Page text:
"Lino Mannocci was born in 1945 - 2021;and was predominantly influenced creatively by the 1960s growing up. Historically established in the context of the Cold War, the 1960s epitomize an extremely powerful era which engendered a significant number of disruptions and challenged the order of all things. In Europe, The Iron Curtain and the Berlin wall would eternally mark people and beliefs, while in the U.S, events such as the Cuban missile crisis and Vietnam war would forever influence generations to come. From education to gender issues and ideologies, a re-definition of social standards in Western society developed, with revolutionary philosophies and movements evolving in a cradle of inventiveness. Honesty and an emptiness of emotions were key concepts in the highly influential movement of Minimalism, represented by artists like Frank Stella, Donald Judd and Agnes Martin. Uninterested in the gestural elements of Abstract Expressionism, Minimalist artists focused on delivering artworks mainly gathering polished, clean lines and geometrical elements. The very first blossoming of Conceptualism was highly influenced by the simplicity of Minimalism but went further in denying all pre-defined conceptions inherent to art, similarly to what Pop Artists were trying to achieve by uplifting popular culture to the status of high art. Several schools of philosophy profoundly influenced creatives, Francis Bacon and Alberto Giacometti were artists fundamentally persuaded by the ideologies of Existentialism, who achieved worldwide success through their depiction of the human form and the anguish often associated with the human condition. globally, an important number of art movements resounded with the radical changes of the 1960s, often prone to their own regional distinctions. In Italy, Lucio Fontana and Piero Manzoni created Spatialism, while in Germany, the Zero group adopted similar ideas under the leadership of Günther Uecker."(artland.com)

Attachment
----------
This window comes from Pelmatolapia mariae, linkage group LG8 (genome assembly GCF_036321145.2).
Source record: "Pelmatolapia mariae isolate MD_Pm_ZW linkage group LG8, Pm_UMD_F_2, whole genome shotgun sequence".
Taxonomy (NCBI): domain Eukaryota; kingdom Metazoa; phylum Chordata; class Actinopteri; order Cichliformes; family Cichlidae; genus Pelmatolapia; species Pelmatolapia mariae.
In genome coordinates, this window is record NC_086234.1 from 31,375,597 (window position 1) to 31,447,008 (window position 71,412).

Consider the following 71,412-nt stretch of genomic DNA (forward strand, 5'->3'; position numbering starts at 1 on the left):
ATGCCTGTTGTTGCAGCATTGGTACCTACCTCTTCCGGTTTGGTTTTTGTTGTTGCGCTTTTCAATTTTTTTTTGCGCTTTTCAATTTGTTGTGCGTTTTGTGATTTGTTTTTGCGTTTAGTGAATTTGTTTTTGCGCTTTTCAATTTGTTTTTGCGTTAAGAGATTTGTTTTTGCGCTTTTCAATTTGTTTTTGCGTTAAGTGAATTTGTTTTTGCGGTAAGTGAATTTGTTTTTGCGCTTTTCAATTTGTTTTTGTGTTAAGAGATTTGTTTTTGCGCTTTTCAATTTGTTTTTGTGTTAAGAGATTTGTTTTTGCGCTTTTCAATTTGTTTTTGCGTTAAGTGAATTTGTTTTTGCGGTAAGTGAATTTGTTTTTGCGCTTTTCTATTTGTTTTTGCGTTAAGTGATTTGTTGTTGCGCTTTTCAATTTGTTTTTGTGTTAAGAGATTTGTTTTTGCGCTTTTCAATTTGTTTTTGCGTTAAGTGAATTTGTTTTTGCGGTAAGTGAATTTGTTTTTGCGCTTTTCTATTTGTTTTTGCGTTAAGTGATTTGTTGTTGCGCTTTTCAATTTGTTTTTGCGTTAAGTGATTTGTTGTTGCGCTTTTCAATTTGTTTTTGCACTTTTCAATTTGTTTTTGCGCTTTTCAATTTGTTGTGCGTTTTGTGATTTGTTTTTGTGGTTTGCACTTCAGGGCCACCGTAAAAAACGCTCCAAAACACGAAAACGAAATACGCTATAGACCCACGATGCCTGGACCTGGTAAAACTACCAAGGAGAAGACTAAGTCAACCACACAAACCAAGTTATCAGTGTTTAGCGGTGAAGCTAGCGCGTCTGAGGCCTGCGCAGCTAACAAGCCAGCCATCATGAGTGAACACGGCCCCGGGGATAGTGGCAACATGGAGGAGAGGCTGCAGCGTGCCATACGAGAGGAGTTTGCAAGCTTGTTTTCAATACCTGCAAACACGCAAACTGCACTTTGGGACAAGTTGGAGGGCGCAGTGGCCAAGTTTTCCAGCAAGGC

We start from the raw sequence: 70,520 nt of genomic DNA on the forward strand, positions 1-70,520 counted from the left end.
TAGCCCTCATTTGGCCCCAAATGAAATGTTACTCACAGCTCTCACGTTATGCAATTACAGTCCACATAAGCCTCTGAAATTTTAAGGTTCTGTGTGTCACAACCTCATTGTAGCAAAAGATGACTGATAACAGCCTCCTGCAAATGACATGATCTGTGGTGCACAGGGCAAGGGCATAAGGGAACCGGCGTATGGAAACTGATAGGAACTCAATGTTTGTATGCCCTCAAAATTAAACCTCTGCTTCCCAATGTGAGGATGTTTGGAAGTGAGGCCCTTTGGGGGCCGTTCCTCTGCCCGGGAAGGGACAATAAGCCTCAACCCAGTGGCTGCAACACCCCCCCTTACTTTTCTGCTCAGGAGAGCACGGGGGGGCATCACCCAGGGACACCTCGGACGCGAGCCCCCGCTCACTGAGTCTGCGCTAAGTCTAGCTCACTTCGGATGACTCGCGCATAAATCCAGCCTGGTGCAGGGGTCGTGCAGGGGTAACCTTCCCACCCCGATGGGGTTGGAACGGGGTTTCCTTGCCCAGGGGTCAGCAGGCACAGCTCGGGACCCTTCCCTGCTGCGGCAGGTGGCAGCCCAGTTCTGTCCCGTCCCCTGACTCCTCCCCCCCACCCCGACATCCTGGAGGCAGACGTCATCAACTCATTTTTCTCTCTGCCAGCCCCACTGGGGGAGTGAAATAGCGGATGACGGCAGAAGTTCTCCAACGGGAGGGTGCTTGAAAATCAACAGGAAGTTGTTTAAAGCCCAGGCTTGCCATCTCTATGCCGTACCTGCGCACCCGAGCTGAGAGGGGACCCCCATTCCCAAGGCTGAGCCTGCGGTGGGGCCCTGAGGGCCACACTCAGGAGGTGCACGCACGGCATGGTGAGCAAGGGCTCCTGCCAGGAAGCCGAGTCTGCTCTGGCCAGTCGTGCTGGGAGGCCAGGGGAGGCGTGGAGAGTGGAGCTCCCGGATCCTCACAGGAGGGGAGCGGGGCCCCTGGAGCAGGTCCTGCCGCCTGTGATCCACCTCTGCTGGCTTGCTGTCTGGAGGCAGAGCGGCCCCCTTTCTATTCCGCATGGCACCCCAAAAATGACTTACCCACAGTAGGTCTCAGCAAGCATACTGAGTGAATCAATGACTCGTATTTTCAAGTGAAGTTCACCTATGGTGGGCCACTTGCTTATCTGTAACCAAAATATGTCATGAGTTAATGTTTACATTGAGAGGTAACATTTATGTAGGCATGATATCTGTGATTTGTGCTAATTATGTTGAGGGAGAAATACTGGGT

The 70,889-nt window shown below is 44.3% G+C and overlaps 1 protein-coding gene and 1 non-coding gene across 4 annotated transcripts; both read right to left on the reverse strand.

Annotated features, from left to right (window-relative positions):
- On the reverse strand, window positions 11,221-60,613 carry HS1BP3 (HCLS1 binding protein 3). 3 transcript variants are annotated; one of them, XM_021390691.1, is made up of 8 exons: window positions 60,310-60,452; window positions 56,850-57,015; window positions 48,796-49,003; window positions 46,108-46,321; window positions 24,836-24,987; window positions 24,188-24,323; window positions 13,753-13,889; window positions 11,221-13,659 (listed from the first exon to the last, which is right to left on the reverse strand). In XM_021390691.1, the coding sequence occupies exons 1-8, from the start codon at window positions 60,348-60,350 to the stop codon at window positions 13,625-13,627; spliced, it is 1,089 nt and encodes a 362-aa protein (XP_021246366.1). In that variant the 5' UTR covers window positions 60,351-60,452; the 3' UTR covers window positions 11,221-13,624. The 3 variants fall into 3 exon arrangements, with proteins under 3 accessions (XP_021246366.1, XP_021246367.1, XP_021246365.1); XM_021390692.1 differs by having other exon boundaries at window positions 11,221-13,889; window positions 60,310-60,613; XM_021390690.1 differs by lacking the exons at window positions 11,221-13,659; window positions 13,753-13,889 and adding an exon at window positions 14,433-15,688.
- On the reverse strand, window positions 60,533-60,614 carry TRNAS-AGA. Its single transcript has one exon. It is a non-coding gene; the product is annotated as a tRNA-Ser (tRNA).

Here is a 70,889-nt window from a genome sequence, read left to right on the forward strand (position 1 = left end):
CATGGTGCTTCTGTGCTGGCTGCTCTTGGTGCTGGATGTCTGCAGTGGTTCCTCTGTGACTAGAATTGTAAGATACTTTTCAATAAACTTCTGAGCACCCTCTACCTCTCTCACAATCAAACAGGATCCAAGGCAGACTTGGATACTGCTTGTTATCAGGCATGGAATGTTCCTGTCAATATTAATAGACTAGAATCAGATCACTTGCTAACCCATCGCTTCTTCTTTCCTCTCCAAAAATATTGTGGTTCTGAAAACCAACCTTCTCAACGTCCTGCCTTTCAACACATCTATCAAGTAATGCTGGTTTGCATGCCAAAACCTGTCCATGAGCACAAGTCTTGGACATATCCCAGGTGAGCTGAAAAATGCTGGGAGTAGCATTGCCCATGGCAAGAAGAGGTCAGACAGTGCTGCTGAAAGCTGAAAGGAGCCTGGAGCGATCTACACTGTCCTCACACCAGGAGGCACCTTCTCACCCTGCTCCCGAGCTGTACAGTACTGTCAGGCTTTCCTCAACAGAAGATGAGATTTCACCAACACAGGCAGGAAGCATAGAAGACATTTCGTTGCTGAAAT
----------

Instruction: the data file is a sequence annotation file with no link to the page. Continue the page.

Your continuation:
Rosalie Gascoigne


 Rosalie Gascoigne  (1917 –1999) was a New Zealand-born Australian sculptor and assemblage artist. She showed at the Venice Biennale in 1982, becoming the first female artist to represent Australia there. In 1994 she was awarded the Order of Australia for her services to the arts. Rosalie Gascoigne is renowned for her sculptural assemblages of great clarity, simplicity and poetic power. Using natural or manufactured objects, sourced from collecting forays, that evoke the lyrical beauty of the Monaro region of New South Wales, her work radically reformulated the ways in which the Australian landscape is perceived. During the many lonely years spent raising her three children, Gascoigne found solace by making natural assemblages first via traditional flower arranging then later with the rigorous Japanese art form Sogetsu Ikebana. Her work in this medium was outstanding, earning praise from Japanese master and founder of the Sogetsu School of Ikebana, Sofu Teshigahara. Nevertheless, by the late 1960s, she had become dissatisfied with the limitations of the medium and started experimenting first with small scrap iron sculptures and later wooden boxed assemblages, all composed of materials she found while on scavenging expeditions in the fierce, sunburnt landscape of Australia. While the Australian landscape was initially a shocking change from the damp green hills of her familiar New Zealand, by this time, she had come to love the "boundless space and solitude" of her new home. Much of her art reflects this, though some also harks back to her roots in New Zealand.